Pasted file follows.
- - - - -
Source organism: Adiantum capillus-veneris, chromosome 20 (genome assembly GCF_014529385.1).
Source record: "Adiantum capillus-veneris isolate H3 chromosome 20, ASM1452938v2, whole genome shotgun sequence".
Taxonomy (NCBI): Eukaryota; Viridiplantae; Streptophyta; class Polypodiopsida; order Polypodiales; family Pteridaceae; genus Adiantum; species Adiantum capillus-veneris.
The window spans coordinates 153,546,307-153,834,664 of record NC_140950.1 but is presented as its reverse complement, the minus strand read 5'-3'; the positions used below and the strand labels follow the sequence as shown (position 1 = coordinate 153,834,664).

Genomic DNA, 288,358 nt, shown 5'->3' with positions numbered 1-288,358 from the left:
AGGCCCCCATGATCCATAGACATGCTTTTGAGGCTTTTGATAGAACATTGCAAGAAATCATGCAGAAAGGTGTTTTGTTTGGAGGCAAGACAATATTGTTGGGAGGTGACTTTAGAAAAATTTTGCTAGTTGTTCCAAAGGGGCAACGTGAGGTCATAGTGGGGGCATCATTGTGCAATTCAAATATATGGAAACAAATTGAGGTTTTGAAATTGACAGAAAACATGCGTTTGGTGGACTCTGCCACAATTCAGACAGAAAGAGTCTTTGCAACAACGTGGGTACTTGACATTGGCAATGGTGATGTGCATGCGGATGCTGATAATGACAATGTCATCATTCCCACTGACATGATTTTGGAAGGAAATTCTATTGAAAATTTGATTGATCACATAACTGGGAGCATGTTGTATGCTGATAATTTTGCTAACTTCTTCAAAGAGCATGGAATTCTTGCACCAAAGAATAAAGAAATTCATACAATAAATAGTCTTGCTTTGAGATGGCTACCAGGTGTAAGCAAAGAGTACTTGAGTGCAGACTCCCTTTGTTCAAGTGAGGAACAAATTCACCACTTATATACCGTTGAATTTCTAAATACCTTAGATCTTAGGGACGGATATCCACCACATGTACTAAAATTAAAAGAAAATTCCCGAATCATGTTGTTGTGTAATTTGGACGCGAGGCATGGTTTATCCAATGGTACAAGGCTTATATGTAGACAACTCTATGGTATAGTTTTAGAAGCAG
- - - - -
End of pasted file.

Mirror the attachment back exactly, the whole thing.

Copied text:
Source organism: Adiantum capillus-veneris, chromosome 20 (genome assembly GCF_014529385.1).
Source record: "Adiantum capillus-veneris isolate H3 chromosome 20, ASM1452938v2, whole genome shotgun sequence".
Taxonomy (NCBI): Eukaryota; Viridiplantae; Streptophyta; class Polypodiopsida; order Polypodiales; family Pteridaceae; genus Adiantum; species Adiantum capillus-veneris.
The window spans coordinates 153,546,307-153,834,664 of record NC_140950.1 but is presented as its reverse complement, the minus strand read 5'-3'; the positions used below and the strand labels follow the sequence as shown (position 1 = coordinate 153,834,664).

Genomic DNA, 288,358 nt, shown 5'->3' with positions numbered 1-288,358 from the left:
AGGCCCCCATGATCCATAGACATGCTTTTGAGGCTTTTGATAGAACATTGCAAGAAATCATGCAGAAAGGTGTTTTGTTTGGAGGCAAGACAATATTGTTGGGAGGTGACTTTAGAAAAATTTTGCTAGTTGTTCCAAAGGGGCAACGTGAGGTCATAGTGGGGGCATCATTGTGCAATTCAAATATATGGAAACAAATTGAGGTTTTGAAATTGACAGAAAACATGCGTTTGGTGGACTCTGCCACAATTCAGACAGAAAGAGTCTTTGCAACAACGTGGGTACTTGACATTGGCAATGGTGATGTGCATGCGGATGCTGATAATGACAATGTCATCATTCCCACTGACATGATTTTGGAAGGAAATTCTATTGAAAATTTGATTGATCACATAACTGGGAGCATGTTGTATGCTGATAATTTTGCTAACTTCTTCAAAGAGCATGGAATTCTTGCACCAAAGAATAAAGAAATTCATACAATAAATAGTCTTGCTTTGAGATGGCTACCAGGTGTAAGCAAAGAGTACTTGAGTGCAGACTCCCTTTGTTCAAGTGAGGAACAAATTCACCACTTATATACCGTTGAATTTCTAAATACCTTAGATCTTAGGGACGGATATCCACCACATGTACTAAAATTAAAAGAAAATTCCCGAATCATGTTGTTGTGTAATTTGGACGCGAGGCATGGTTTATCCAATGGTACAAGGCTTATATGTAGACAACTCTATGGTATAGTTTTAGAAGCAG